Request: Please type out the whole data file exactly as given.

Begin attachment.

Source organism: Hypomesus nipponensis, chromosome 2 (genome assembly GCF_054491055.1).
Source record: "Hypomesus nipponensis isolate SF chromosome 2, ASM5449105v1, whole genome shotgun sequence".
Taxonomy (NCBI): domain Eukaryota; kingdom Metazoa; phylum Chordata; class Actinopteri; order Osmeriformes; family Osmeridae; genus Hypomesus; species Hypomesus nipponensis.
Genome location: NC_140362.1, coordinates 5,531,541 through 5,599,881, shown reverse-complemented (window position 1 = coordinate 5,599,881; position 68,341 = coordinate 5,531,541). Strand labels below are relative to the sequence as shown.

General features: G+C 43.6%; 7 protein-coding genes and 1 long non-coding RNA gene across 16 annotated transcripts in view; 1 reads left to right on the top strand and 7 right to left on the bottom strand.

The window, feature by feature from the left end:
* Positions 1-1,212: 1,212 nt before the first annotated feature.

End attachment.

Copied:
Source organism: Hypomesus nipponensis, chromosome 2 (genome assembly GCF_054491055.1).
Source record: "Hypomesus nipponensis isolate SF chromosome 2, ASM5449105v1, whole genome shotgun sequence".
Taxonomy (NCBI): domain Eukaryota; kingdom Metazoa; phylum Chordata; class Actinopteri; order Osmeriformes; family Osmeridae; genus Hypomesus; species Hypomesus nipponensis.
Genome location: NC_140362.1, coordinates 5,531,541 through 5,599,881, shown reverse-complemented (window position 1 = coordinate 5,599,881; position 68,341 = coordinate 5,531,541). Strand labels below are relative to the sequence as shown.

General features: G+C 43.6%; 7 protein-coding genes and 1 long non-coding RNA gene across 16 annotated transcripts in view; 1 reads left to right on the top strand and 7 right to left on the bottom strand.

The window, feature by feature from the left end:
* Positions 1-1,212: 1,212 nt before the first annotated feature.